Qatar is set to host the Doha Forum on Sunday, December 10, where various issues, including challenges facing girls’ education in Afghanistan, will be discussed.
Simultaneously, the Center for Conflict and Humanitarian Studies in Doha held a global meeting on Saturday to address the educational challenges of women in Afghanistan. Jointly organized by the foreign ministries of Qatar and Indonesia, the meeting was titled “Education for Her, Progress for All,” aiming to address challenges in the education of Afghan women to be discussed at the Doha Forum.
Women’s rights activists expressed the expectation that these meetings will be practical and extend beyond issuing declarations and resolutions.
The primary objectives of the meeting include examining challenges, garnering global support, facilitating knowledge exchange, and providing recommendations to enhance the education sector, particularly for Afghan women.
Soraya Paikan, a women’s rights activist, emphasized the importance of practical aspects in the meetings, stating, “It is important that such meetings have a practical aspect so that the Taliban accept them. If the Taliban does not accept it, it will only be limited to cooperation and sympathy for its results.”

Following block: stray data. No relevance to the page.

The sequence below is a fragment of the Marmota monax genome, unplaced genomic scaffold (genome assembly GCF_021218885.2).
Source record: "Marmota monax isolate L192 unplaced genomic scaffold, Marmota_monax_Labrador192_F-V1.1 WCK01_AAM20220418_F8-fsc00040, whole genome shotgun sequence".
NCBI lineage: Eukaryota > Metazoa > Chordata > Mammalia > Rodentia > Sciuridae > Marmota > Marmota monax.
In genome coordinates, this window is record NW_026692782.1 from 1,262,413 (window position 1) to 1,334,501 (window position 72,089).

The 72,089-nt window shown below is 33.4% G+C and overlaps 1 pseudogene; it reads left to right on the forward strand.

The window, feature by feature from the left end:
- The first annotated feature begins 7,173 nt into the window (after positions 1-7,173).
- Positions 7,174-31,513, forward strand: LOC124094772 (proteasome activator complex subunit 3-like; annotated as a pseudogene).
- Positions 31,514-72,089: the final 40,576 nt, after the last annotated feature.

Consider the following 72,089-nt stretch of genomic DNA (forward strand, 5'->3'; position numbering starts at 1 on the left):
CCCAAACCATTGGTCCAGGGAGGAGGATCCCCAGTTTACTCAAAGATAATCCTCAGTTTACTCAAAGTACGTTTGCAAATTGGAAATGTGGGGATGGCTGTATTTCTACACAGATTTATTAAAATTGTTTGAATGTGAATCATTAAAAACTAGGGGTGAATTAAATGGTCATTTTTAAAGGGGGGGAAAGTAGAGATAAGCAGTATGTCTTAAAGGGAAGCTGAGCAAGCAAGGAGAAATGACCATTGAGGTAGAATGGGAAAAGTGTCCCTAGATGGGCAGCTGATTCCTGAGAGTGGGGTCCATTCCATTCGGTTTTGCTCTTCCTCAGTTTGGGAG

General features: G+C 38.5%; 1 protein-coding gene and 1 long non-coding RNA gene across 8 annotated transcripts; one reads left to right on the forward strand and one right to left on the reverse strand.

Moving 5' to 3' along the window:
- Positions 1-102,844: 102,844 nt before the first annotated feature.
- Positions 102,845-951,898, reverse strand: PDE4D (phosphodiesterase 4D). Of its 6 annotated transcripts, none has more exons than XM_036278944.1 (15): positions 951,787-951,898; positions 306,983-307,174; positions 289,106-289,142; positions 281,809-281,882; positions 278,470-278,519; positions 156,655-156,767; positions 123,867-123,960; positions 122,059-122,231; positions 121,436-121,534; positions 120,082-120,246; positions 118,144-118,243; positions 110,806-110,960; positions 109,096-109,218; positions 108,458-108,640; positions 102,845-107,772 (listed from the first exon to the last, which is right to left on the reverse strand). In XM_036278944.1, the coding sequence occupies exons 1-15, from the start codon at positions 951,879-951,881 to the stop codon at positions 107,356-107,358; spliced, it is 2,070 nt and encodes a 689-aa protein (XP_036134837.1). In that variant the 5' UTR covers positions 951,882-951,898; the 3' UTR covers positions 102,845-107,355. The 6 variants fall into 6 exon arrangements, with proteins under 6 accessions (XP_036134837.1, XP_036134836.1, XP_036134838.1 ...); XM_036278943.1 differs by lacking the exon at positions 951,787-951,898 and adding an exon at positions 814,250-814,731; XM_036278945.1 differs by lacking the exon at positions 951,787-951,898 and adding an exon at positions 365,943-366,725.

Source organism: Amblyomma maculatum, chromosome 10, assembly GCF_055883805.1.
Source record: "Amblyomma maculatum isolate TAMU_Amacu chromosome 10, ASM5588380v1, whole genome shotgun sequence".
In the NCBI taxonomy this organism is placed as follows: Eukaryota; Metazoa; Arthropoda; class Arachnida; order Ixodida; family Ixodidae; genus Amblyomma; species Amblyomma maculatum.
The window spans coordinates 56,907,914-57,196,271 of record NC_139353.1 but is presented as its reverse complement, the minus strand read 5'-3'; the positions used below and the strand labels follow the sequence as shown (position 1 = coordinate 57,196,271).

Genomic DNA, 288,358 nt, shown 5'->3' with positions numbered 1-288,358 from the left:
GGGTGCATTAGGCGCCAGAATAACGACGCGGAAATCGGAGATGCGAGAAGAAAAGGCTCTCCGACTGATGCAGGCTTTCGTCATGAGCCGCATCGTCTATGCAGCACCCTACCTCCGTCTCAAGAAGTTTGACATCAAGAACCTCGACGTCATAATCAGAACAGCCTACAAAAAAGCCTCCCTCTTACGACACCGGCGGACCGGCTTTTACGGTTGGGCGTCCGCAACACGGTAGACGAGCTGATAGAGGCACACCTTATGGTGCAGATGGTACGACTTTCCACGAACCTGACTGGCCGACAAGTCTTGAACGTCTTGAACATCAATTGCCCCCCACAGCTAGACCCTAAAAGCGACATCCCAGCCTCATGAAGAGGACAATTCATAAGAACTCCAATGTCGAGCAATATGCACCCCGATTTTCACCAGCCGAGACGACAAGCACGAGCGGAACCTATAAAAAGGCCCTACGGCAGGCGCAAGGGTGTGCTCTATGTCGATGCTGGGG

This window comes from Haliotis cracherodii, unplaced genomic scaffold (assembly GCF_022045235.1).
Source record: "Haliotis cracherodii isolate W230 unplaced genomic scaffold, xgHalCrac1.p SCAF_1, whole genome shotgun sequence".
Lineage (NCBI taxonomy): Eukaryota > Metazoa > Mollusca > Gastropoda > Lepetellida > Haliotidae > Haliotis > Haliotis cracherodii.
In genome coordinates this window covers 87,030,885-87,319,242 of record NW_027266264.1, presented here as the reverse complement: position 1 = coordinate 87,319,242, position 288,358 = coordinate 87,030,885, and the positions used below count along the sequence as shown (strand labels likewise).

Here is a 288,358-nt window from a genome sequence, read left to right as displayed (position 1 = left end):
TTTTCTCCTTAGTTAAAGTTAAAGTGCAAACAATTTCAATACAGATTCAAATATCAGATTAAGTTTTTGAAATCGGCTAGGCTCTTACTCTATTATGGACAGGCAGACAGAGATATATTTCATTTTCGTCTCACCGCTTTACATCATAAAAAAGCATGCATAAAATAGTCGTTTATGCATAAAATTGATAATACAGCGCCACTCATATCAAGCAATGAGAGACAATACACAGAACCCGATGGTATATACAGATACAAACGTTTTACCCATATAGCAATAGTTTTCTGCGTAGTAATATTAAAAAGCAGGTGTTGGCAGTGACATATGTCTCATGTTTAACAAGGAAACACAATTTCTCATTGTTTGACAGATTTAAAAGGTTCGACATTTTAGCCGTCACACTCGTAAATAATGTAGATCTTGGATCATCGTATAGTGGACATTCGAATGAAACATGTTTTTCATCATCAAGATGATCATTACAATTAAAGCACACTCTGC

“We want universities and schools to be opened for all girls. Currently, the future of all girls is unknown, we want to reach a place. All our dreams have been destroyed,” said Muqqadasa, a sixth-grade graduate.
Razia, another sixth-grade graduate, appealed to the international community, stating, “How long will we sit blind, and our fate should be known; we request the international community to put pressure on the Taliban so that we can continue our education.”
The political deputy of the Taliban’s foreign ministry acknowledged on Thursday that preventing the education of girls has caused a greater distance between the people and the Taliban. After seizing power in Afghanistan, the Taliban barred girls above the sixth grade from attending school in September 2021, and on December 20, 2022, they closed the gates of universities to girls and women.